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  #2437156 12-Mar-2020 20:30
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Handle9: Oh you should also request the builders address for service and advise him you are off to see your lawyer about what can be counter claimed due to his delays. Do it politely but make it clear you are seeking advice and you will vigorously pursue your right to counter claim on him.

 

Yep. There's nothing else in this thread that you should take account of but the above advice. And this is coming from someone who deals with construction disputes regularly.

 

 

 

 


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  #2437284 13-Mar-2020 08:29
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People will be surprised by this, but I finally agree with dejadadnz about something - that the advice from Handle9 has provided the right advice.





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  #2437309 13-Mar-2020 08:55
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aucklander:

 

There is a Contract, which is a standard contract he brought. It is titled "Fixed Price+ (Labour Only) Building Contract" right on top of the first page. It is a 25-page document which appears downloaded from somewhere, so it must have been a standard form put together by some professional body.

 

 

This is where your need to seek help becomes really obvious. You can't assume that anything is standard form. There are Ts&Cs of use for a lot of industry standard contracts that changes must not be written into the general conditions but must instead be expressed as special terms. This hasn't stopped a lot of users. Depending on the express terms of your contract, certain common law duties (e.g. efficient progress of works) may still be implied but you really can't just pluck arguments out of thin air.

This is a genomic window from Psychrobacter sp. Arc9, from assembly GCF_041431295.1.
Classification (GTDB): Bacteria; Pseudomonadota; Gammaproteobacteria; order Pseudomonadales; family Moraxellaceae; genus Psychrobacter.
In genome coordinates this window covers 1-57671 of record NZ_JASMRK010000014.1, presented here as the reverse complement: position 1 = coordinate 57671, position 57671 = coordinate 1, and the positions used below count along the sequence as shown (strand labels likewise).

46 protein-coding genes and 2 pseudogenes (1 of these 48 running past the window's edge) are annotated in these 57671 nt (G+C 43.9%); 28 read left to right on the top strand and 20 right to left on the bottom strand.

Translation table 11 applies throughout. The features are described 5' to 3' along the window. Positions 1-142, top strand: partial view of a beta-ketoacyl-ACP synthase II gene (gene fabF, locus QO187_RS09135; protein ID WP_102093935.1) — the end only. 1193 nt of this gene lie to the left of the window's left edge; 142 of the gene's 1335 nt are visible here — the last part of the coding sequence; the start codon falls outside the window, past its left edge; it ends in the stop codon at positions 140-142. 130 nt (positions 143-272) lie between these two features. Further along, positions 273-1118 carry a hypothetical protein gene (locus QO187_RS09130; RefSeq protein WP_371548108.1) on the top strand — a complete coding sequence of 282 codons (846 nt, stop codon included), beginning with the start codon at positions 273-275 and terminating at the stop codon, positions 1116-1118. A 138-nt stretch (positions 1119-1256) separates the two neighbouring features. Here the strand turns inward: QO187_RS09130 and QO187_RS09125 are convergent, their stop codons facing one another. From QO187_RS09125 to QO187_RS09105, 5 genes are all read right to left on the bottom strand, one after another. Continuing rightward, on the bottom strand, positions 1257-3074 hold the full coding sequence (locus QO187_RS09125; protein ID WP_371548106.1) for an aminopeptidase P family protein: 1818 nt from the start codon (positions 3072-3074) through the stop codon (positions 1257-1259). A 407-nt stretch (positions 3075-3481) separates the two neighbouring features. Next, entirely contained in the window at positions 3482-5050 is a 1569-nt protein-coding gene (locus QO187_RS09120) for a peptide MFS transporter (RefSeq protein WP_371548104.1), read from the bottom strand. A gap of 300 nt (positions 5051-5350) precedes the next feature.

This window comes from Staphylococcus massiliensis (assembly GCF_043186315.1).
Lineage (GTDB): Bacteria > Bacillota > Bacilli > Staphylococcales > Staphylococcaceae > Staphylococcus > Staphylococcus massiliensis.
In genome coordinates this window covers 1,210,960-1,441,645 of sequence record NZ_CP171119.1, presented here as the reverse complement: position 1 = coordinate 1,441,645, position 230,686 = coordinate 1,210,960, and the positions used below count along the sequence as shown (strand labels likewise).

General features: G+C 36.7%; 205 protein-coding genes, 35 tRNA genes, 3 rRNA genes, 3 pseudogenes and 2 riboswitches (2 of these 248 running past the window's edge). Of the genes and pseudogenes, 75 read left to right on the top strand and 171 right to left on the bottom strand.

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  #2437316 13-Mar-2020 09:01
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aucklander:

 

Handle9: Don't pay anything and see a lawyer. There is a fairly reasonable chance of a nice letter from a lawyer, complete with counter claims will get him back to work.

Your builder is likely in breach of the Construction Contracts Act but you need advice on this.

 

 

 

Lawyer will charge at least $2000 - $2500 to become familiar with the case and write the letter. I guess these costs might not be recoverable.

 

If we get to court somehow, then I can claim expenses in preparing the case and the party found at fault then is asked to pay these costs to the other party. (the lawyer, time off work, etc). Unfortunately stress and frustration, along with uncertainty and the risk arising from dragging the project for longer than needed is not quantifiable and nobody cares about that (house insurance, building works insurance, float rate for the construction loan, etc).

 

 

 

 

Justice in NZ is so expensive, it appears the contract you have is very standard and you comes with a good faith with the builder.  Does any one has any suggestion for this kind of renovation, what kind /template we should use to get the house owner legally protected (other than any insurance purchase from the builder).


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  #2437340 13-Mar-2020 09:38
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The OP signed a contract worth approx $72k without understanding it. He didn’t spend extra money on the guarantee/insurance, or auditing the builders work record (I am assuming this, but since the quality of work of poor so that’ll be the builders history).

 

this is an expensive lesson to learn for the OP. But the investment in a property lawyer is going to be worthwhile in terms of getting to work completed and faults remediate.

 

would strongly recommend using a specialist lawyer here, rather than a dingbat generalist out of the phonebook. The dingbats won’t provide quality advice even though they will purport to do so. 





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  #2437637 13-Mar-2020 17:49